George Washington Carver
In his lifetime, Carver received wide recognition for his pioneering work. The Royal Society of Arts in England made him a member in 1916, a rare honor for an American. In 1923, the NAACP presented him the Spingarn Medal, its highest award for achievement, and in 1939 he received the Theodore Roosevelt Medal for his outstanding contributions to Southern agriculture.
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George Washington Carver was an agricultural chemist. Born into slavery, he helped revolutionize the South’s economy by liberating it from dependence on cotton as its sole crop. During his forty-seven years at Tuskegee Institute, where he headed the Department of Agricultural Research, Dr. Carver developed more than three hundred products from peanuts. His experiments also led to the development of multiple uses for soybeans and other indigenous, but previously unutilized, crops. He helped southern farmers improve their lot by inaugurating farm demonstration programs. Dr. Carver was a member of the Royal Society of Arts, London.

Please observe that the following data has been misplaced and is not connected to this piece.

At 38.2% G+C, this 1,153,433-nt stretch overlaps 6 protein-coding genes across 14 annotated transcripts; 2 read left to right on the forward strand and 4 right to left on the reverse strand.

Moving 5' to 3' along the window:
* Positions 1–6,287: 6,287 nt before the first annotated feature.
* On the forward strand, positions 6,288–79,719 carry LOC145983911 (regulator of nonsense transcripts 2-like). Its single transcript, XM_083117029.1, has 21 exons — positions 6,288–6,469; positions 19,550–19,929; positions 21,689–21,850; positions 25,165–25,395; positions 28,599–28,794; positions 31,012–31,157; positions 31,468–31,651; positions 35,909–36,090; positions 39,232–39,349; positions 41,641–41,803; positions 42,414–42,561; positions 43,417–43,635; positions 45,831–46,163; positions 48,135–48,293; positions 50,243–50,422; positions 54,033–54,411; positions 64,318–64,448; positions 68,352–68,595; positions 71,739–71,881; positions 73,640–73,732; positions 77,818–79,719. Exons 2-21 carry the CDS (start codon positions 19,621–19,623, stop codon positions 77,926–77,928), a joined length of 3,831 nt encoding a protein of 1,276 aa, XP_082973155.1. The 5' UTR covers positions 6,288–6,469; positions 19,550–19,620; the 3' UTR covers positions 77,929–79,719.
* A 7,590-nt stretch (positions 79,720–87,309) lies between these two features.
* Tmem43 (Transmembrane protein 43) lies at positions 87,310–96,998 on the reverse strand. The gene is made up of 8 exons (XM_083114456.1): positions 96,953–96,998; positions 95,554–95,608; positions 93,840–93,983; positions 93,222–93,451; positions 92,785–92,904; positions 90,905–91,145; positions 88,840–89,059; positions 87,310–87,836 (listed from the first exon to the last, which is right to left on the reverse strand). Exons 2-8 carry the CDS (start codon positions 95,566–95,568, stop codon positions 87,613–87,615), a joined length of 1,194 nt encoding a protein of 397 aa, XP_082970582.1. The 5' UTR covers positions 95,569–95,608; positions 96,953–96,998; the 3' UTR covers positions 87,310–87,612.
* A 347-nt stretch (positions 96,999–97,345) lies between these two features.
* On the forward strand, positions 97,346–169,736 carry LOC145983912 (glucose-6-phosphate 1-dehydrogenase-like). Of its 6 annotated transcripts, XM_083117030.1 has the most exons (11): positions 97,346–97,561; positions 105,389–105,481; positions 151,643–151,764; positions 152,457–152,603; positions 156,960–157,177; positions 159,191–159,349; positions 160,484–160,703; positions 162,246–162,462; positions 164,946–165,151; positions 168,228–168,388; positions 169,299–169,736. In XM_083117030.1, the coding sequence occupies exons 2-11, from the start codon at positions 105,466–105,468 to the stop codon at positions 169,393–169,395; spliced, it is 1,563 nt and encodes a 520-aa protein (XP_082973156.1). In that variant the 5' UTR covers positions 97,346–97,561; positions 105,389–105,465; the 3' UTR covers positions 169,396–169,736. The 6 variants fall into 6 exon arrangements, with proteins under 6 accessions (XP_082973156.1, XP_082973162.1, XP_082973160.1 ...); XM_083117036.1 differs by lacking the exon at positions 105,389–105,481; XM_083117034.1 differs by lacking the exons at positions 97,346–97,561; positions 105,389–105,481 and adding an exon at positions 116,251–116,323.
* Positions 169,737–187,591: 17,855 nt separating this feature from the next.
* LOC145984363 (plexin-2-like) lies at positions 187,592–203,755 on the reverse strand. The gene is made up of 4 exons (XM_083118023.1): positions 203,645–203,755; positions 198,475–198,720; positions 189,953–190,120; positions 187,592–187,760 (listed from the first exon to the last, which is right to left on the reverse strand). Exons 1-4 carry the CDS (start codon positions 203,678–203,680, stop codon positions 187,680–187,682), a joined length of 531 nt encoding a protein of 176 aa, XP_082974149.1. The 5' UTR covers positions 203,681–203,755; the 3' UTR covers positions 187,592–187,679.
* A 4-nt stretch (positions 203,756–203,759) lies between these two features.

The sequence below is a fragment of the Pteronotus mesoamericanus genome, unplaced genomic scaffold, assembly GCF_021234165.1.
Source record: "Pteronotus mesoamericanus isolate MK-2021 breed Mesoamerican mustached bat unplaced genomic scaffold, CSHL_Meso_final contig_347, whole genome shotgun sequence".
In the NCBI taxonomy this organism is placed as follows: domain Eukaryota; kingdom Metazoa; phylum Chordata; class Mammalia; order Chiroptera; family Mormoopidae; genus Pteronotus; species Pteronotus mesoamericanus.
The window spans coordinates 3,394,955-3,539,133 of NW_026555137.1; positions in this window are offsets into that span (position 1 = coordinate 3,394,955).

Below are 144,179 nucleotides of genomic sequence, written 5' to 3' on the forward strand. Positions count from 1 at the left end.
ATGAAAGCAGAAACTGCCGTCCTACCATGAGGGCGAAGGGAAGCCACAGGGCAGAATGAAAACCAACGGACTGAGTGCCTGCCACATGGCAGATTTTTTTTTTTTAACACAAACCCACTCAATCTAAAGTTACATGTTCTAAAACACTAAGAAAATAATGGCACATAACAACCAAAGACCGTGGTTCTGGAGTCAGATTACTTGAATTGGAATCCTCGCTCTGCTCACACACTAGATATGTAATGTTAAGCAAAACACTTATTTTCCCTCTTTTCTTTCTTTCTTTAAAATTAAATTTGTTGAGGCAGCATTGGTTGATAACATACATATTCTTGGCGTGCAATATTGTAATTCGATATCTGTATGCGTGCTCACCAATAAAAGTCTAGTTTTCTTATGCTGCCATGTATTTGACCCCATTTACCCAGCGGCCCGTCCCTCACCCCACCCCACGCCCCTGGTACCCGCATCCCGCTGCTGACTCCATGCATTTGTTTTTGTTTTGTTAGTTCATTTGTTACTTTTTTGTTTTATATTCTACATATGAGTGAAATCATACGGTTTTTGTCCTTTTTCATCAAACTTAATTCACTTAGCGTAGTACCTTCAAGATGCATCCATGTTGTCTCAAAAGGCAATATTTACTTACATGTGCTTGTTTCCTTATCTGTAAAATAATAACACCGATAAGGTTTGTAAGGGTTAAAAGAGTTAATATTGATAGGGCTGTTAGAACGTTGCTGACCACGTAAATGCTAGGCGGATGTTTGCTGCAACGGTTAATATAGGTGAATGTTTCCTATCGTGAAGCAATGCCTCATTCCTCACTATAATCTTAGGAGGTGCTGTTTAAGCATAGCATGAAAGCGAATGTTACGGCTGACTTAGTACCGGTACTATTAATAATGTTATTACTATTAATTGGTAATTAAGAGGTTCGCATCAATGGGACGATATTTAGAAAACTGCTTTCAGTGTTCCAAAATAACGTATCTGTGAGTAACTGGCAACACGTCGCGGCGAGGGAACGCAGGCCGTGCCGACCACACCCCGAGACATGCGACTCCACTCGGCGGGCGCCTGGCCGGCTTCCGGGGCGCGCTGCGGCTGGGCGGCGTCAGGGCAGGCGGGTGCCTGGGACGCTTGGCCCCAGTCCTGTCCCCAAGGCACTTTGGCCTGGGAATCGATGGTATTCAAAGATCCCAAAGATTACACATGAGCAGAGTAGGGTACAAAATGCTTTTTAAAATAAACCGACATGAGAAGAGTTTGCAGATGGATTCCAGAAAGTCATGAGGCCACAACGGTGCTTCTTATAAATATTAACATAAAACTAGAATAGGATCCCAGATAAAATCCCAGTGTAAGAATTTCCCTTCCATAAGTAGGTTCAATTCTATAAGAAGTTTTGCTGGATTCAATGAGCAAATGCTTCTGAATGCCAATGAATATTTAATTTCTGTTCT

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George Washington Carver National Monument, National Park Service, Missouri
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